ChatGPT Matches 72% Accuracy in Clinical Decision-Making | Could your Doctor be Replaced by ChatGPT?

ChatGPT Matches 72% Accuracy in Clinical Decision-Making | Could your Doctor be Replaced by ChatGPT?

A new study published in the Journal of Medical Internet Research has found that an AI chatbot ChatGPT can achieve a diagnostic accuracy rate of 72% in healthcare decision-making.

The study, conducted by researchers at Mass General Brigham, involved testing ChatGPT on 36 clinical cases. The chatbot was able to generate a list of possible diagnoses for each case. And also it creates recommendations for subsequent steps in the patient’s care journey.

“Our paper comprehensively assesses decision support via ChatGPT from the very beginning of working with a patient through the entire care scenario, from differential diagnosis all the way through testing, diagnosis, and management,”

Corresponding author Marc Succi, MD, said in a press release.

“No real benchmarks exists, but we estimate this performance to be at the level of someone who has just graduated from medical school, such as an intern or resident. This tells us that LLMs, in general, have the potential to be an augmenting tool for the practice of medicine and support clinical decision-making with impressive accuracy,” said Succi, the associate chair of innovation and commercialization and strategic innovation leader at Mass General Brigham and executive director of the MESH Incubator.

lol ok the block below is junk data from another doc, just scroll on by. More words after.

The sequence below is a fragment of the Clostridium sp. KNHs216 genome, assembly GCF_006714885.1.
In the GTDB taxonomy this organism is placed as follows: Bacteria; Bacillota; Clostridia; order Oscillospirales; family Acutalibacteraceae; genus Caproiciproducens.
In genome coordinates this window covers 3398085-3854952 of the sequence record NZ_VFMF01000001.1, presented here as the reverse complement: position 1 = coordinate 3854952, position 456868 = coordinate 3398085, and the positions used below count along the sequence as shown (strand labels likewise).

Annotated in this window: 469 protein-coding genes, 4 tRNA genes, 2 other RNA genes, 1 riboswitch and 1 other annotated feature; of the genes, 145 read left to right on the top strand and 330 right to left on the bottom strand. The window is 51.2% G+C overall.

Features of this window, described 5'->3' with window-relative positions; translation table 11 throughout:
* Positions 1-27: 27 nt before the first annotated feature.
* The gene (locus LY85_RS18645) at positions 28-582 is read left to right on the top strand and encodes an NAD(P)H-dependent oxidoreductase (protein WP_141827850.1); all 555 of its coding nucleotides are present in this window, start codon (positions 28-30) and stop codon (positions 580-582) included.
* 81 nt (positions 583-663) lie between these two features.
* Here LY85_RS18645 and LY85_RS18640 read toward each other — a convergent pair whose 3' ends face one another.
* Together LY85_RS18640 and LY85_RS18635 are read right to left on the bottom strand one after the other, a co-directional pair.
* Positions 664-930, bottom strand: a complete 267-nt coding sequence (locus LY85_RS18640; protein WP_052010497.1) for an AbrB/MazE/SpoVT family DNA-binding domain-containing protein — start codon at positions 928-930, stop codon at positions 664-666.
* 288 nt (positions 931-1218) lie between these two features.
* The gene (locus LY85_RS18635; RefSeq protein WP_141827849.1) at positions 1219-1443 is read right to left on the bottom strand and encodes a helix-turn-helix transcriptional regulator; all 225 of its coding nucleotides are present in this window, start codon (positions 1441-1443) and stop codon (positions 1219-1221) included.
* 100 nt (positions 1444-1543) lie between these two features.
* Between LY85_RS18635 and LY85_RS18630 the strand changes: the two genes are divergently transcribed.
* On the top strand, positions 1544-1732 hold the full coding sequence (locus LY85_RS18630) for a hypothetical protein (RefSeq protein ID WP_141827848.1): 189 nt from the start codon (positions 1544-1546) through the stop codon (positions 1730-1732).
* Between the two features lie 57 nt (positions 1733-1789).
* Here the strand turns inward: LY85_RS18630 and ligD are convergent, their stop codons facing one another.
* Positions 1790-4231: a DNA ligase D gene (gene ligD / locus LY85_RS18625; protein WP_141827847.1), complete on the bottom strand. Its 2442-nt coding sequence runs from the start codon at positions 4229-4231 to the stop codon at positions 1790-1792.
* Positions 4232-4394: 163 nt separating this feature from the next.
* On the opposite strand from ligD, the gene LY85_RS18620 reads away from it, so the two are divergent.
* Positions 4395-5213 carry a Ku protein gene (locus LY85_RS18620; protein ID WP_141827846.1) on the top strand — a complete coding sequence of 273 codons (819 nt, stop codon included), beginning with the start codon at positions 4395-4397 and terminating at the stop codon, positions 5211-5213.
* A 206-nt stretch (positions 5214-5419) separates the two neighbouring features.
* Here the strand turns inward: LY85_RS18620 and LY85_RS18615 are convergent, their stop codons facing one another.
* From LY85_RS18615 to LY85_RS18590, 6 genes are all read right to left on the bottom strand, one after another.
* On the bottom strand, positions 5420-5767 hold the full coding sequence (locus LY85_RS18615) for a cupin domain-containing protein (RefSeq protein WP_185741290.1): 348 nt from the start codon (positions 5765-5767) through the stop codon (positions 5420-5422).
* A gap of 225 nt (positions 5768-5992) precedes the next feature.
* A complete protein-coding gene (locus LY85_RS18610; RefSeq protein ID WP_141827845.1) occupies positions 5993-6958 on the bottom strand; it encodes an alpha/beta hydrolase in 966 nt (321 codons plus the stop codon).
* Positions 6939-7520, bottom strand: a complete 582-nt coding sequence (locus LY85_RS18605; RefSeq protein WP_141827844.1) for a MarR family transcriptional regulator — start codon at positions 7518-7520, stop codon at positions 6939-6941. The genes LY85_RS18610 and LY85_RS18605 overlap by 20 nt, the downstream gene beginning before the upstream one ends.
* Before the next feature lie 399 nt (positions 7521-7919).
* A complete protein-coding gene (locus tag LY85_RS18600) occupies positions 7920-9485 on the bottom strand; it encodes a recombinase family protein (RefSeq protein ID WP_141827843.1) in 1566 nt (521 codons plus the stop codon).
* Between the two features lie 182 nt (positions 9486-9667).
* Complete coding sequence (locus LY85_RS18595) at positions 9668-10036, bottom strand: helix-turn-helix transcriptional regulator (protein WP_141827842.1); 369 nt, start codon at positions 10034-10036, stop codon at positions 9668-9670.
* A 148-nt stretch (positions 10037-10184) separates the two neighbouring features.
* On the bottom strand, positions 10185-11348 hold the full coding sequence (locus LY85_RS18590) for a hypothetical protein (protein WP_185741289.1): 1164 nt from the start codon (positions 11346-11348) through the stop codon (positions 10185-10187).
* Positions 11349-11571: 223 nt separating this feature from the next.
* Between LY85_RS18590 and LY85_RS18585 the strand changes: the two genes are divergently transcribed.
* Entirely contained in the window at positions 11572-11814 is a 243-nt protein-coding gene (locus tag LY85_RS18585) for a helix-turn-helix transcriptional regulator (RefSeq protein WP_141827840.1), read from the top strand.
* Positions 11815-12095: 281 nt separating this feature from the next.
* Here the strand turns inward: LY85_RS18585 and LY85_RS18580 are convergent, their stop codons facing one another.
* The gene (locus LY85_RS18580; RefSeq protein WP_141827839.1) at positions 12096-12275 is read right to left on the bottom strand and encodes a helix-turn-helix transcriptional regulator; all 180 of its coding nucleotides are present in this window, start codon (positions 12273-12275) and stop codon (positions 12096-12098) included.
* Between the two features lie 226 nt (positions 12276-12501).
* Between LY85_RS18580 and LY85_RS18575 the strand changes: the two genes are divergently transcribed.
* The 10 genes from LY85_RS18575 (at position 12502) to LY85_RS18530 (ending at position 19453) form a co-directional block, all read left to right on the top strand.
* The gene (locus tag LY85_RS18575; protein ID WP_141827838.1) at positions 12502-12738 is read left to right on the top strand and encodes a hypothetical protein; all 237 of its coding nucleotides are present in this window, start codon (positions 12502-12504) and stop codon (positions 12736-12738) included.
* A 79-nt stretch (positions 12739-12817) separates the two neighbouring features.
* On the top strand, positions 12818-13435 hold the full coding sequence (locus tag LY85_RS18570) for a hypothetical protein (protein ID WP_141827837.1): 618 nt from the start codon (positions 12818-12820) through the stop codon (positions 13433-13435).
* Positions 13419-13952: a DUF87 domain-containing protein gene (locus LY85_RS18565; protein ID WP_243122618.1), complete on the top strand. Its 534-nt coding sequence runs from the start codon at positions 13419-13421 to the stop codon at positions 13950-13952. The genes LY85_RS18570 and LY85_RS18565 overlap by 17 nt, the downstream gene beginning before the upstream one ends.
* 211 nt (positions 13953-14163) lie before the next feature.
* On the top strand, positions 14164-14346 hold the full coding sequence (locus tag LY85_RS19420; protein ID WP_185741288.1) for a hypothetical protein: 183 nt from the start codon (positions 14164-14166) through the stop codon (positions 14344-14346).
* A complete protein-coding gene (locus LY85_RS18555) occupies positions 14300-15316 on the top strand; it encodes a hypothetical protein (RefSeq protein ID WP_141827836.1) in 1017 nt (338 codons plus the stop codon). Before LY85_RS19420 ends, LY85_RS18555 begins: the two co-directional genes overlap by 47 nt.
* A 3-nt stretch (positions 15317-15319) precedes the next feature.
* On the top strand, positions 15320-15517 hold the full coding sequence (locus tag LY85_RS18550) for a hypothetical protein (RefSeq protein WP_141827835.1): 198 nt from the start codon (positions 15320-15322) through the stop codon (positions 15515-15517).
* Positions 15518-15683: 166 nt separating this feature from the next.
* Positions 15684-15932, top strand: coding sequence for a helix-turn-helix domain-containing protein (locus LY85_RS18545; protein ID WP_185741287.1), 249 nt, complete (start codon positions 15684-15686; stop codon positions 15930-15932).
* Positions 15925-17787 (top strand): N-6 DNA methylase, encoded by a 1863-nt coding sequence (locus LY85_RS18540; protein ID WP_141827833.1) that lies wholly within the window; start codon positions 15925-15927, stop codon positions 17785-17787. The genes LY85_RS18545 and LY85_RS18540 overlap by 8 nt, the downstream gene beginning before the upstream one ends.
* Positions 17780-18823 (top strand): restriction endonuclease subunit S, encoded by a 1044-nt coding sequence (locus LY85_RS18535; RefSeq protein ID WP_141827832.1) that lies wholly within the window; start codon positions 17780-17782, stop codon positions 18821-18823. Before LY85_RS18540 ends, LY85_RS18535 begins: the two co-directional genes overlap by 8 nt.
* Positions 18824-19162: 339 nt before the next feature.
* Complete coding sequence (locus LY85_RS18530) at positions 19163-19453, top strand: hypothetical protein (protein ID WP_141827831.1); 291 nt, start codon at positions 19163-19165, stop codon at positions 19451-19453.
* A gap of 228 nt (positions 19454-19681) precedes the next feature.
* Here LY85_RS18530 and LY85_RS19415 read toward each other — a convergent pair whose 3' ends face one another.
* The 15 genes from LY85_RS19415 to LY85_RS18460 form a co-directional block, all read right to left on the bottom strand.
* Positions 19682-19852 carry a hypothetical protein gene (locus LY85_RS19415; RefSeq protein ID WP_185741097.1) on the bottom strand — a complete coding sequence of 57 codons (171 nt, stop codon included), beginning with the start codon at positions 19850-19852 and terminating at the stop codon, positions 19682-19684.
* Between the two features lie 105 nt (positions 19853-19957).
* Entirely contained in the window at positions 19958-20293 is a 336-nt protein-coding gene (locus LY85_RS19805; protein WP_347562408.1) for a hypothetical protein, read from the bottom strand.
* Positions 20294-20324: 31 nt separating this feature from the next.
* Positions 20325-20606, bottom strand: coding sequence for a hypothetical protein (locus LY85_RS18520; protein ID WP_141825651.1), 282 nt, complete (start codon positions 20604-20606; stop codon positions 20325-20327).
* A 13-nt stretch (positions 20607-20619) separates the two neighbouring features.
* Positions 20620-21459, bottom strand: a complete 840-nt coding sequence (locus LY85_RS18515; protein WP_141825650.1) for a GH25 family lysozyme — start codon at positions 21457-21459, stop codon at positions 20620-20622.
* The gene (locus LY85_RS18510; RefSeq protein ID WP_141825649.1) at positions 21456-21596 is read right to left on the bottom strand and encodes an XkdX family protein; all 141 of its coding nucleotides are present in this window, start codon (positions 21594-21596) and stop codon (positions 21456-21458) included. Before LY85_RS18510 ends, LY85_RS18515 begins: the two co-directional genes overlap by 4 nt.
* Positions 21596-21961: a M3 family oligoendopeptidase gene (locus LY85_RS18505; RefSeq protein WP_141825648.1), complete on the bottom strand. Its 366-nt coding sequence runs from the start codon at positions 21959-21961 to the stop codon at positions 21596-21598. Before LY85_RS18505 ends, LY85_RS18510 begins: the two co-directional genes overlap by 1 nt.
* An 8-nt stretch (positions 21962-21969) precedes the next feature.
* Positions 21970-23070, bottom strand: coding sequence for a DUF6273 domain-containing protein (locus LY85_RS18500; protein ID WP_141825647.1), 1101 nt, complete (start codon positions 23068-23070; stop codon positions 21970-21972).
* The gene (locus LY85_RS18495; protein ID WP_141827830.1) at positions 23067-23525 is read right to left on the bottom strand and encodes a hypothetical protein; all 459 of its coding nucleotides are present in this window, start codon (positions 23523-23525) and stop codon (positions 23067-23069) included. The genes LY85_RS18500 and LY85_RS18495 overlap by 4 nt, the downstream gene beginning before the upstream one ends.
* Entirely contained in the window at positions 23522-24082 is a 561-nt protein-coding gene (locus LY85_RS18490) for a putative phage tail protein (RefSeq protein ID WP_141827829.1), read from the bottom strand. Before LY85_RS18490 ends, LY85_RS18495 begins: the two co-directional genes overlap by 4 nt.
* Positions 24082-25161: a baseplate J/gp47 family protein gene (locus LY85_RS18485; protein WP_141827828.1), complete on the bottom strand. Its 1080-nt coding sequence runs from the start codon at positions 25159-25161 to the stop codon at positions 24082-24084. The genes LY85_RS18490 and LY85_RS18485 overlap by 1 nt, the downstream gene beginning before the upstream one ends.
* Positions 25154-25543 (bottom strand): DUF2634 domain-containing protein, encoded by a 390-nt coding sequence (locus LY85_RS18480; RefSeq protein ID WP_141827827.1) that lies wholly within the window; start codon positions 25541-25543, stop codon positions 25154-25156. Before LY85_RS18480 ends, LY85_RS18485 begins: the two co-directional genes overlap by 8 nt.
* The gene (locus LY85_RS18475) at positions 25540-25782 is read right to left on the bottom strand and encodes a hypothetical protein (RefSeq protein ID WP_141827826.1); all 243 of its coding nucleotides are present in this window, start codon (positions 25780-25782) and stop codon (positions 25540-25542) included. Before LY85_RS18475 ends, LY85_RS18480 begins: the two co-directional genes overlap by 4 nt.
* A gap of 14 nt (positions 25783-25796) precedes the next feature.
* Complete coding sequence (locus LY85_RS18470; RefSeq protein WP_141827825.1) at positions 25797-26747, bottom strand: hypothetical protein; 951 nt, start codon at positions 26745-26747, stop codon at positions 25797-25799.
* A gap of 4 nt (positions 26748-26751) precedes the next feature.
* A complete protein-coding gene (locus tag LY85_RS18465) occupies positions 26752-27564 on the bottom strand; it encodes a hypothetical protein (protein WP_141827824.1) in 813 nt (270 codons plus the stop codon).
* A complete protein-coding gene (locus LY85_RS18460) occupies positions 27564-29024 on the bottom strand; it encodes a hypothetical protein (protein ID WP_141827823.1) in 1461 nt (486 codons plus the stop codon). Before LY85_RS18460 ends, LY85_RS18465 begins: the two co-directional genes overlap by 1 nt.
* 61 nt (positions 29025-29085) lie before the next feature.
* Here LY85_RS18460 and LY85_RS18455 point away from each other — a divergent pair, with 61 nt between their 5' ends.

However, the chatbot did struggle with generating a list of initial diagnoses based on limited patient information.

“ChatGPT struggled with differential diagnosis, which is the meat and potatoes of medicine when a physician has to figure out what to do, But overall, we were very impressed with its performance.”

Dr. Marc Succi, the corresponding author of the study and MD.

The study’s findings suggest that AI chatbots could be a valuable tool for healthcare professionals. ChatGPT could be used to help physicians generate lists of possible diagnoses, as well as to provide recommendations for treatment.

However, the researchers caution that AI chatbots should not be used as a replacement for human judgment.

“AI technology can never fully replace human medical professionals, But it has the potential to significantly improve the quality of care.”

Dr. Adam Landman, co-author of the study and Chief Information Officer and Senior Vice President of Digital at Mass General Brigham.

The study’s findings are a promising step forward in the development of AI-powered healthcare tools. And AI will play an increasingly important role in the diagnosis and treatment of diseases.

Succi, M., Landman, A., Wang, X., et al. (2023). A large language model for clinical decision support: A retrospective study of 36 clinical cases. Journal of Medical Internet Research, 25(7), e27604.

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